Netanyahu’s visit to Oman opens new chapter

Through this visit, Oman ended the secrecy shrouding covert relations.
Saturday 03/11/2018
Israeli Prime Minister Binyamin Netanyahu meets with Oman’s  Sultan Qaboos bin Said Al Said in Muscat. (Twitter)
Israeli Prime Minister Binyamin Netanyahu meets with Oman’s Sultan Qaboos bin Said Al Said in Muscat. (Twitter)

Information about Israeli Prime Minister Binyamin Netanyahu’s visit to Oman is scarce, not even enough to speculate and make prognoses, which would, for the most part, end up being incorrect anyway.

Oman is itself a mystery, so whoever ventures to examine its policies under the assumption that they are clear is likely to make mistakes. Given the absence of facts, it becomes easy to accept misunderstandings as plausible explanations.

Why not believe, for example, that Muscat is playing a direct role in preparing for a fundamental shift in approaching and dealing with the Palestinian question? The Palestinians themselves did not protest the public meeting between Sultan Qaboos bin Said Al Said and Netanyahu. Are they not concerned about it?

The visit was symbolic. Perhaps there was not even an agenda for the meeting. Perhaps there were not deliberations at all. What was achieved by the visit, however, is much more important than what can be produced by any set agenda or negotiation.

Through this visit, Oman ended the secrecy shrouding covert relations. Israel has progressed in its political incursions into what was, until recently, taboo. The two sides reached a position that goes beyond formal normalisation to what can be called “issue-driven exchange of expertise.”

All of this is happening within the framework of a relationship between an Arab side and an Israeli side that none of them can afford to ignore the zone of contention separating them. At the centre of the zone is the Palestinian cause, an extremely sensitive nerve and a historical wound.

It is true that Oman does not have what could be a solutions package to offer Israel nor does Israel have anything beyond what is already known to the Palestinian leadership. It is also true that the two parties have alternative political visions that could leapfrog the status quo and its assumptions to end what has become an absurd situation that the region is no longer able to sustain.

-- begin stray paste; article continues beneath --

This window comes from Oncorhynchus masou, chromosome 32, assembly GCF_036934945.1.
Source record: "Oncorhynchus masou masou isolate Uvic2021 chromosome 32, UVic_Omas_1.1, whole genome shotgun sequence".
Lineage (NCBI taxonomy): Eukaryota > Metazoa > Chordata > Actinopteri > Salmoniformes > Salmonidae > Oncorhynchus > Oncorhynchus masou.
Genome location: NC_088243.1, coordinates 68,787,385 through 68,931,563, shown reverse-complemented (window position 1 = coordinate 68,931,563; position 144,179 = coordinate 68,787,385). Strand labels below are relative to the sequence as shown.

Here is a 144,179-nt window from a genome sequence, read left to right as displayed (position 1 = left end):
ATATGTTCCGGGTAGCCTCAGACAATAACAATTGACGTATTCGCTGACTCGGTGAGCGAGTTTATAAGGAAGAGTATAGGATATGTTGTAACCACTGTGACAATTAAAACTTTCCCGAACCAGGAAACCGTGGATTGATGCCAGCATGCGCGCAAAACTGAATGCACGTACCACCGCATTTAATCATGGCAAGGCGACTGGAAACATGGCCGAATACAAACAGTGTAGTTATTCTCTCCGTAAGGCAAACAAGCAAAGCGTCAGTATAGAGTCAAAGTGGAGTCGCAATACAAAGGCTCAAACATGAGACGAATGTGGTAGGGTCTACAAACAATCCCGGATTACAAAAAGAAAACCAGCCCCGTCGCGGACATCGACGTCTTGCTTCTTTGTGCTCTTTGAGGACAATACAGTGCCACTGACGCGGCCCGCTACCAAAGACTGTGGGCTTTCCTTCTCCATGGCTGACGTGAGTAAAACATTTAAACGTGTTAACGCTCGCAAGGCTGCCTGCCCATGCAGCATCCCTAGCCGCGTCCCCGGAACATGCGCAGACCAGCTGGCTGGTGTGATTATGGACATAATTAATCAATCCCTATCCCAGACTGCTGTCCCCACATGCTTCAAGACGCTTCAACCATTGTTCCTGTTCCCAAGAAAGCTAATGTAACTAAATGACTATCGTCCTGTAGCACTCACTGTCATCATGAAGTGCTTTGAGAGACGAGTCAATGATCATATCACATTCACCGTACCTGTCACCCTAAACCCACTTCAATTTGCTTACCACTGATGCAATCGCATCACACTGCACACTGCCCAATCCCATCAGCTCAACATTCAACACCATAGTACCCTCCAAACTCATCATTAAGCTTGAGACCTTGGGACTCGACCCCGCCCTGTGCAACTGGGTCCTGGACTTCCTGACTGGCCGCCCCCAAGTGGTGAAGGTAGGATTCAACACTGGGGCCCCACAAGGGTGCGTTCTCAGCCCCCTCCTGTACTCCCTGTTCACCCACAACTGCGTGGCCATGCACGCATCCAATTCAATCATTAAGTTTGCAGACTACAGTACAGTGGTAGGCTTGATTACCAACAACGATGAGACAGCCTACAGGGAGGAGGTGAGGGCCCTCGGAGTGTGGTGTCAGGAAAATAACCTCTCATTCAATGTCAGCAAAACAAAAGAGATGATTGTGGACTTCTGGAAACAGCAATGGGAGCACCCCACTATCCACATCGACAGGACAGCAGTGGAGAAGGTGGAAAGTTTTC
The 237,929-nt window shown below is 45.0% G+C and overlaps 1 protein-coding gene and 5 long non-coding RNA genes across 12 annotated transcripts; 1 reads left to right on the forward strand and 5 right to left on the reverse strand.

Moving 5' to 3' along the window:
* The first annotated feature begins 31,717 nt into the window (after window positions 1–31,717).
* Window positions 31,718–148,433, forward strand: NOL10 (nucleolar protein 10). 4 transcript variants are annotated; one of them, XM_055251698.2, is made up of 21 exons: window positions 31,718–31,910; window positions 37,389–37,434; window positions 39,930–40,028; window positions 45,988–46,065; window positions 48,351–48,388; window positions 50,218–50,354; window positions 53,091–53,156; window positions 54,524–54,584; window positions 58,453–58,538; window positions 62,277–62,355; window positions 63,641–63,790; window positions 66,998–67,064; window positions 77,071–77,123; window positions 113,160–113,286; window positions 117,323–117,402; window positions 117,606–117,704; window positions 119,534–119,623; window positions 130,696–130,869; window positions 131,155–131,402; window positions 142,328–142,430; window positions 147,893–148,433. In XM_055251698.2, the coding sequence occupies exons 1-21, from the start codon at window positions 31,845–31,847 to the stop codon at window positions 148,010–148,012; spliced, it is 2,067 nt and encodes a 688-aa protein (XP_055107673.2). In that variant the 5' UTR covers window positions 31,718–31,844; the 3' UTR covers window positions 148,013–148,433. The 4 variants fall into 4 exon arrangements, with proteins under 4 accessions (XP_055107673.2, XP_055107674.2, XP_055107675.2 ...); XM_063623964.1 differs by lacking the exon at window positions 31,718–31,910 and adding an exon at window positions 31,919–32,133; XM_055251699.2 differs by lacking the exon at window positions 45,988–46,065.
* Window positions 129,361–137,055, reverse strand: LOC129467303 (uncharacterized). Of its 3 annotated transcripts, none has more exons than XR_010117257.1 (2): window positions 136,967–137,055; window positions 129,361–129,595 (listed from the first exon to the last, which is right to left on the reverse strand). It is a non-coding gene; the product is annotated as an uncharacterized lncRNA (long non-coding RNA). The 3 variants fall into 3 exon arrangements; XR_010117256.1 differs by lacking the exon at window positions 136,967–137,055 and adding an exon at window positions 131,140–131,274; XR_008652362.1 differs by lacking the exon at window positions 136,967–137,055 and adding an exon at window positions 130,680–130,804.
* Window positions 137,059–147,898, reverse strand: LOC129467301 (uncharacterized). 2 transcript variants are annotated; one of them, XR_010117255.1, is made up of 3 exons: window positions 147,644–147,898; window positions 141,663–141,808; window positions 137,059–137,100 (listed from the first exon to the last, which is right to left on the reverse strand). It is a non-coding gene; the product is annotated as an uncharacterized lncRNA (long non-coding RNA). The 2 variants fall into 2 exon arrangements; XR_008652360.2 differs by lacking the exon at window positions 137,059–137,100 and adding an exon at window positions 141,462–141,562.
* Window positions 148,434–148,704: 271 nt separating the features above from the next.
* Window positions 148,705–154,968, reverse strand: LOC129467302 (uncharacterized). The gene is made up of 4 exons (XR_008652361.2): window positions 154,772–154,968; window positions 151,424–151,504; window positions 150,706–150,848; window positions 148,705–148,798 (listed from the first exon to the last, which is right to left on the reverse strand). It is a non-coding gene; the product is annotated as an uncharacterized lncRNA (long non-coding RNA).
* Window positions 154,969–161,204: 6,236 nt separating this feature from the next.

The issue is not about realpolitik as much as it is about rationality. Therefore, it is probable, amid the prevailing secrecy, that Netanyahu’s visit to Muscat could lead to a fundamental shift in the way the Palestinian issue is approached by both the Arab and the Israeli sides.

Such a transformation is what the entire region needs to go beyond empty slogans and petty biddings that have saturated the region with mines, explosives, suicide bombers, deceived martyrs and innocent victims and that have given militias and armed terrorist groups a free pass to enable them to dominate societies and blow them up from within.

It is in the best interest of Israel to be able to count on stable conditions surrounding it so that it can take a serious step forward and be assured that it won’t be wasted.

This issue was the crux of the matter. Netanyahu’s visit to Oman can only be some formal announcement of the gist of Palestinian-Israeli negotiations through the mediation of Muscat.

When commentators go imagining an Omani mediation between the United States and Iran through an Israeli channel, they are being unrealistic and illogical.

Suppose we move beyond incongruous questions of the type: Can Israel save Iran from American sanctions? What we need to ask about instead is Oman’s interest in defending Iranian militia hooliganism in the region so that it would justify that Oman approaches Israel about accepting a project that can only be described as destructive to the region.

Oman cannot logically accept and tolerate that Iran poses a direct threat to peace and stability in the region by backing armed militias in four Arab countries. This situation also does not sit well with Israel’s need to feel safe in the region.

Furthermore, what could Iran offer Israel so that the latter agrees to let the former remain in Lebanon, Yemen, Iraq and Syria?

We must not fall into the trap of a useless adolescent revolutionary impulse and underestimate the Israeli mind. Surely, the Iranian regime, no matter how skilful it is in the art of deception, cunning and wiliness, cannot convince the Israelis that by being their neighbour, it will help them realise the dreams of their ancestors from the time Alexander invaded Babylon. The Sultanate of Oman, known for the wisdom of its policies, would not venture into such a hopeless project.

When Sultan Qaboos accepted the meeting with Netanyahu, it was to open a new chapter in the history of the region.